therefore natural to elevate the variational principle in such a manner that both the
Euler-Lagrange equations and compatible boundary conditions be simultaneously
determined. It is worth noting that for the higher order Lagrangian systems con-
sidered in this paper, a determination of boundary conditions from a prescription
that considers only admissible variations vanishing on a boundary is no longer suffi-
cient to exhaust all possibilities. Specifying the derivatives of admissible boundary
variations (arbitrarily) enlarges the space of possible boundary conditions. In this
paper we have adopted the view that for immersions into a Lorentzian spacetime
the variational procedure determines spatial boundary conditions in any manner
Hartley & Tucker: Extremal immersions and the extended frame bundle

that results in the (lifted) variational integral being stationary modulo integrals
over (lifted) space-like chains. Thus from 3.26 the conditions should ensure that

f =0 6.12

= iv(˜ + Ai A (}i + AiQ A (}iQ)
+ TJAia A i'{r(}ia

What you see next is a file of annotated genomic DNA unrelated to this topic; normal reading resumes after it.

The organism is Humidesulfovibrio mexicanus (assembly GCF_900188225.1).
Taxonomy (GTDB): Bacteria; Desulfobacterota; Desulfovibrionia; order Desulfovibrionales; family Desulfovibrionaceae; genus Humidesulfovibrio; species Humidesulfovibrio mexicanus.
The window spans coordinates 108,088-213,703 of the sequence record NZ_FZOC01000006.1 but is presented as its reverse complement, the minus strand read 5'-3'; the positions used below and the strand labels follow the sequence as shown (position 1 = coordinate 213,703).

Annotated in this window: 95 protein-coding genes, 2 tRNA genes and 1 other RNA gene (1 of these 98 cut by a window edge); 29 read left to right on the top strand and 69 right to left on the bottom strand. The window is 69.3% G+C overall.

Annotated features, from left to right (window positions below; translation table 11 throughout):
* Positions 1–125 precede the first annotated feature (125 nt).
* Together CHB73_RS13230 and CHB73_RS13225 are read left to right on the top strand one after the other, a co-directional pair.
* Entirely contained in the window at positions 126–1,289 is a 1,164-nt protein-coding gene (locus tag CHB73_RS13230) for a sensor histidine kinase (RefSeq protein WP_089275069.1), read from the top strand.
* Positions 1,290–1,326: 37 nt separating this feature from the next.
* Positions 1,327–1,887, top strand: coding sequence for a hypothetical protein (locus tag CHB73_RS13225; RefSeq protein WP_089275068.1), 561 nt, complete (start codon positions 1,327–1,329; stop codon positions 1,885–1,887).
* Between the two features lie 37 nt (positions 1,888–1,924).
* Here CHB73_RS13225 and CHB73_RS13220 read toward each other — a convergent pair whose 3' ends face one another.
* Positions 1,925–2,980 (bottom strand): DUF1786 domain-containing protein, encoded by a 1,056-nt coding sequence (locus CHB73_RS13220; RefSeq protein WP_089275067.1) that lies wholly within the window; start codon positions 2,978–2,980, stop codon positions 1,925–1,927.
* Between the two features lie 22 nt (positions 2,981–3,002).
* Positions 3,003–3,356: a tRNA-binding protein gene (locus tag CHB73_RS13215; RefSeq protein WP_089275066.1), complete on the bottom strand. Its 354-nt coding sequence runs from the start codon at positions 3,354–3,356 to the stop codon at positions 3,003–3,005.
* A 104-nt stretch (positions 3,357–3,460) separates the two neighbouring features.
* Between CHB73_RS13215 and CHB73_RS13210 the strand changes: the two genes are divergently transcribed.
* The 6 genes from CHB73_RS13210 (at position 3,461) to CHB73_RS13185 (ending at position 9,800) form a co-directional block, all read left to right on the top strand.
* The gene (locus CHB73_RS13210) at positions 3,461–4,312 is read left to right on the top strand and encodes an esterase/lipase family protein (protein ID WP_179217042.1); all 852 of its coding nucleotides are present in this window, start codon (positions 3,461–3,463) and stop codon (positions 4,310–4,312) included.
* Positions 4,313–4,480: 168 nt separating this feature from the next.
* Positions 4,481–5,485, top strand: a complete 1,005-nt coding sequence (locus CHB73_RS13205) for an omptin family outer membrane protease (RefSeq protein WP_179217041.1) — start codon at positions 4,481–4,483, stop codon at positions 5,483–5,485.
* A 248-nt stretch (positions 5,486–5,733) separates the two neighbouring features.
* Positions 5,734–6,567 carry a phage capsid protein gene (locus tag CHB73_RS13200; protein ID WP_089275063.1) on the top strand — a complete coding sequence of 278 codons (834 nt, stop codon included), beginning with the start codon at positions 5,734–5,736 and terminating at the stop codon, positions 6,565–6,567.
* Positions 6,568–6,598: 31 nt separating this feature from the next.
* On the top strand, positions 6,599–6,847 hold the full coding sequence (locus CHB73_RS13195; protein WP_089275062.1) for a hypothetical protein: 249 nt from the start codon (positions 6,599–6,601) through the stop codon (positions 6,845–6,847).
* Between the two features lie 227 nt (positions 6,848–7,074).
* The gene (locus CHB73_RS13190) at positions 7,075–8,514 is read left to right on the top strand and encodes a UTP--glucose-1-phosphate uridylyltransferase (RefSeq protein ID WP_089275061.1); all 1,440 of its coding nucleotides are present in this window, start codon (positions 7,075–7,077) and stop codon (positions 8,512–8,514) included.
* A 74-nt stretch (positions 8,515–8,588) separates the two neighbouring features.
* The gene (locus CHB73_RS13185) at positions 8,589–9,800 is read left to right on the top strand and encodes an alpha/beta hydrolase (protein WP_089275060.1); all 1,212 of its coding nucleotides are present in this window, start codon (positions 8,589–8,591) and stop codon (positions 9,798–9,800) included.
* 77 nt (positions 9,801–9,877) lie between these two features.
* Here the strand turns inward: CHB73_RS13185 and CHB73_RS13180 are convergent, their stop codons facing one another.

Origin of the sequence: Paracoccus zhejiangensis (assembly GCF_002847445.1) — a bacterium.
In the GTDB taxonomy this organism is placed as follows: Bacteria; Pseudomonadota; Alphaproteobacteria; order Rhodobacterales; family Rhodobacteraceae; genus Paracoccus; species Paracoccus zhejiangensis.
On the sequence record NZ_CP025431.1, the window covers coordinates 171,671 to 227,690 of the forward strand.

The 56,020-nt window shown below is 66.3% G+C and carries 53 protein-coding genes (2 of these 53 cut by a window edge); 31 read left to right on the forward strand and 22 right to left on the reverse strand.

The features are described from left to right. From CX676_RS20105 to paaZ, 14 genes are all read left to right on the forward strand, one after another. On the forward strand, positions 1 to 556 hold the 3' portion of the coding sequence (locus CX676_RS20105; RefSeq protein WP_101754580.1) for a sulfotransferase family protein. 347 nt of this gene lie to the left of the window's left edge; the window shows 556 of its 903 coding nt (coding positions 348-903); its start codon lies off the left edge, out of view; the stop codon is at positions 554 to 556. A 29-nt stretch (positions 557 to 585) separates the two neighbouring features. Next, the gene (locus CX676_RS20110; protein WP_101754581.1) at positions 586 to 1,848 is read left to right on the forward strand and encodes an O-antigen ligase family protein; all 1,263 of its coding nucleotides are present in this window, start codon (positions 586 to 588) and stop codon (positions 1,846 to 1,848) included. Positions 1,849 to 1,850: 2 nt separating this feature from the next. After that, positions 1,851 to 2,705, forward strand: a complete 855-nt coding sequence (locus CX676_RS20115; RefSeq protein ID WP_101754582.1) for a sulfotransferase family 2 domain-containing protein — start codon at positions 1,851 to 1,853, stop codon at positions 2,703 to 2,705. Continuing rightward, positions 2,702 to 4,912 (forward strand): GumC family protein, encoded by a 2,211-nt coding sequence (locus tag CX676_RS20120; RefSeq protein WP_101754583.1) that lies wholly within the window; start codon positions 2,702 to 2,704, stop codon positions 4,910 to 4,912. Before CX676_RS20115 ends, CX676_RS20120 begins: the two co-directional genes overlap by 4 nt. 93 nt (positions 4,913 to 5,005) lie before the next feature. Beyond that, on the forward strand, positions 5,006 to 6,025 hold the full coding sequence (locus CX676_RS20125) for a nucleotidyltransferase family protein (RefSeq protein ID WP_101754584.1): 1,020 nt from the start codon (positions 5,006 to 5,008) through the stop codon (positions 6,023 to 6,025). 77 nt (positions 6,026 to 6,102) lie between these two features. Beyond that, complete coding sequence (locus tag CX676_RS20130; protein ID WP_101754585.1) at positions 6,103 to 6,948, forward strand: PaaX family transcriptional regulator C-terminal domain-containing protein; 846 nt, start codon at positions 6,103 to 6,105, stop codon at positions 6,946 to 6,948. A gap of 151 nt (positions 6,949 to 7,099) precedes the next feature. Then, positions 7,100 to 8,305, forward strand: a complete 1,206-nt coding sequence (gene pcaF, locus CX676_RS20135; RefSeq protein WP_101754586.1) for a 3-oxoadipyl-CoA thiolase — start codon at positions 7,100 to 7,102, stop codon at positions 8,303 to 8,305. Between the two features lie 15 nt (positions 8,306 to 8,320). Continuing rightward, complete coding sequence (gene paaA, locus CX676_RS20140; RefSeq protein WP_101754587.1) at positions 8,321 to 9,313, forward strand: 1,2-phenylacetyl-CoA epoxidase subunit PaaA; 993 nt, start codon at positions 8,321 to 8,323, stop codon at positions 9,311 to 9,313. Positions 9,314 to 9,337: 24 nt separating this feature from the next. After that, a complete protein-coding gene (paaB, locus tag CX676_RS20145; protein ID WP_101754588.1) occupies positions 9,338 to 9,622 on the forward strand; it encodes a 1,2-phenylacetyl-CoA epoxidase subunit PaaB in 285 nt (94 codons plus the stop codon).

˜ iv˜ + TJAi A iV(}i 6.13

[3 = .en
For our choice
= .cVaix n ˜ .e*liT
i v 13 6.14

where the vector V T E TC is defined by


and VT is the dual form related to it by the metric Substituting Ai, Aia from
5.33, 5.30 and using 1.6 j"(r becomes



Z *{.cV T +2(.c'H i P,sD.LVi-V i D.L(.c'H/ p »}
jy= 6.17
Ji(Dr) J!(D r )

If the spatial boundary f(D r ) of feD) has a unit normal field n E TC then the
induced volume element on f(D r ) is


Hiex aNi,
The integral 6.17 can be rewritten in terms of n, Vl.. and the vector Tr h =
so that the boundary condition 6.12 becomes

f + 2{.c'Tr h(V*"VA') - VA'(V*"(.c'Tr h»}}#1 = 0
{.cVT(n) 6.19

To satisfy these boundary conditions for arbitrary V T , VAl" and dVN" we can take
#1 =0 6.20
Hartley & Tucker: Extremal immersions and the extended fnllllr hundll· 227


.c = 0 =0
=0 f(D r
V'-;«(,'Tr h) on
and )


For example, for an open membrane in Lorentzian spacetime with the Lagrangian
5.39 the boundary condition on Dr is

#1 =0

Condition 6.22 implies that the induced metric on the spatial boundary is degen-
erate. For strings, this is the familiar condition that the ends of the string move
at the speed of light. For (p - I)-dimensional membranes (p > 2), it implies that
the spatial boundary sweeps out a null surface, possessing a single null direction